Big-ticket projects on tap for 2002 construction season
This is due partly to work starting on big-ticket projects and partly to more federal money being available, thanks to Alaska’s influential congressional delegation in Congress.
The state Department of Transportation and Public Facilities is estimating that $230 million worth of transportation projects -- highway and airport work -- are underway in the agency’s central region, which includes Southcentral and Southwest Alaska, according to Tom Moses, the regional construction engineer.
Actual expenditures will likely be a little less, but it’s still a big jump over $145 million spent on central region projects last year, Moses said.
The state’s projected project spending in the northern region, which includes Interior, northern and western Alaska, is $130 million this year, up from $90 million last year, according to Jim Weed, the northern region engineering chief.
Comparable statewide figures for spending this year aren’t easily available, but the amount of federal money available for transportation, which pays for most of the projects, has been steadily increasing.Airport improvement projects slated for Anchorage, villagesBy Tim Bradner
A substantial amount of airport work is planned this summer. At Ted Stevens International Airport near Anchorage, improvements to several taxiways are planned along with new passenger terminal construction.
Airport improvement projects are under way in Eek, Kwethluk and Chefornak, and a major airport and local road project will get under way this fall at Iliamna.
A $7 million improvement to the east-west runway at Nome’s airport is planned to start in mid-summer. Beginning June 1 the runway will be closed, and only the north-south runway will be available for use.
Improvements to the Noorvik airport in northwest Alaska, a $7 million project, should be completed this year, as well as a $4 million airport improvement at Huslia in the western Interior.
Work will begin this fall on a $4 million airport improvement at Stevens Village on the Yukon River.In the current federal fiscal year, which ends Sept. 30, Alaska will receive about $420 million in federal transportation funds, up from about $327 million the previous year, according to Jeff Ottesen, statewide planning chief.
In addition to these funds, which are distributed by formula to the different states, Ottesen said Alaska additionally receives $30 million to $80 million per year in special appropriations for specific projects, due to efforts by the state’s delegation in Washington, D.C.
Since the state of Alaska must contribute another 10 percent in state matching funds, more than $500 million will be spent in total this year in construction of transportation infrastructure.
On the Parks Highway near Wasilla, work on highway widening, bridges and overpasses will continue, including completion of a $16 million interchange. A similar interchange was built in this area of the Parks last year, for approximately $15 million.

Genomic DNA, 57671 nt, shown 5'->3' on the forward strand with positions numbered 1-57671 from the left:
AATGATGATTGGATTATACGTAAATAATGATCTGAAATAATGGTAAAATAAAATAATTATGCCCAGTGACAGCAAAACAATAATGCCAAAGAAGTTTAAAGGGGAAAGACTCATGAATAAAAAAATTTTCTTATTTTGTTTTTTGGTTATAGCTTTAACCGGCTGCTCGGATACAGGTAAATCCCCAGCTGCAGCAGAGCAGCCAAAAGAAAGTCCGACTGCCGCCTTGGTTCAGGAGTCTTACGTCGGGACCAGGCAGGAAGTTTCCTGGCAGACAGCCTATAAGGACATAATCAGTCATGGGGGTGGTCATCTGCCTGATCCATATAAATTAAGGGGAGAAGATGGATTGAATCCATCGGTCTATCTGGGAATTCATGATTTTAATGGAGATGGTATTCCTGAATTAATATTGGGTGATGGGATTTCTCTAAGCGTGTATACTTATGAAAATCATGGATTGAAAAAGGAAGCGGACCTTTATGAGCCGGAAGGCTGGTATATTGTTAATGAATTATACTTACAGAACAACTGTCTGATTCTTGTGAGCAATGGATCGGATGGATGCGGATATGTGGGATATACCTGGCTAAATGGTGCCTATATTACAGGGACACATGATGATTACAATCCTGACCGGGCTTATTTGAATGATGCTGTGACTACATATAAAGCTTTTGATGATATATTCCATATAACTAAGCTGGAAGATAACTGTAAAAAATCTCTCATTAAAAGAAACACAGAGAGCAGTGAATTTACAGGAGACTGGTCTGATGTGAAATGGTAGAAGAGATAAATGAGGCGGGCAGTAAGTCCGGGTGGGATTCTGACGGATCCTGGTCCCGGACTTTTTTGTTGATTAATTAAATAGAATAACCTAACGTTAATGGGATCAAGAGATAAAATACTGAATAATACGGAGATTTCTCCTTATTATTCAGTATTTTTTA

Another project improves the Palmer-Wasilla highway, as well as construction of a connecting road from the Glenn Highway to the Knik-Goose Bay road.
Later this summer, construction will start on a long-planned interchange at the junction of the Parks and Glenn Highways, near Palmer, at an estimated cost of $30 million to $50 million. The project will have a design-build contract, and proposals from builders are now being reviewed by the state, Moses said. The contract will be awarded in late June to the successful bidder, and work will be under way by fall, he said.
Farther north on the Parks, the highway will be realigned and repaved from Mile 57 to Mile 67. A new bridge will cross the Little Susitna River.
A big project on the Glenn Highway from Mile 100 to 109 will rebuild the road and build a new bridge at Caribou Creek. This is also a $30 million to $50 million project.
A number of projects are under way in Anchorage. In South Anchorage, work will continue on widening the Old Seward Highway from Dowling to Dimond Boulevard, and Arctic Boulevard from Raspberry Road to Dimond Boulevard, and repaving of Northern Lights and Benson boulevards in Midtown Anchorage.
Dowling Road will be improved from New Seward Highway to Lake Otis Boulevard and Lake Otis will be repaved from Abbott Road to O’Malley Road.
On the Seward Highway, improvements are planned from Seward to Mile 8, including new bridges. Five other portions along 42 miles of the Seward Highway are being rebuilt this summer near the turnoff to the Sterling Highway.
A major project on the Seward Highway nearer Anchorage is reconstruction of the highway across the Bird Flats, an area between Bird Creek and Girdwood where the highway now runs for a long stretch in an active avalanche zone.
In the northern region, a new interchange is planned on the Richardson Highway and Badger Road intersection, near Fairbanks, according to Jim Weed, a regional project engineer.
The Dalton Highway to the North Slope will be surfaced from Mile 111 to Mile 144, and Mile 335 to Mile 362. The Elliot Highway, which connects the Dalton Highway to Fairbanks, will be resurfaced from Mile 28 to Mile 72.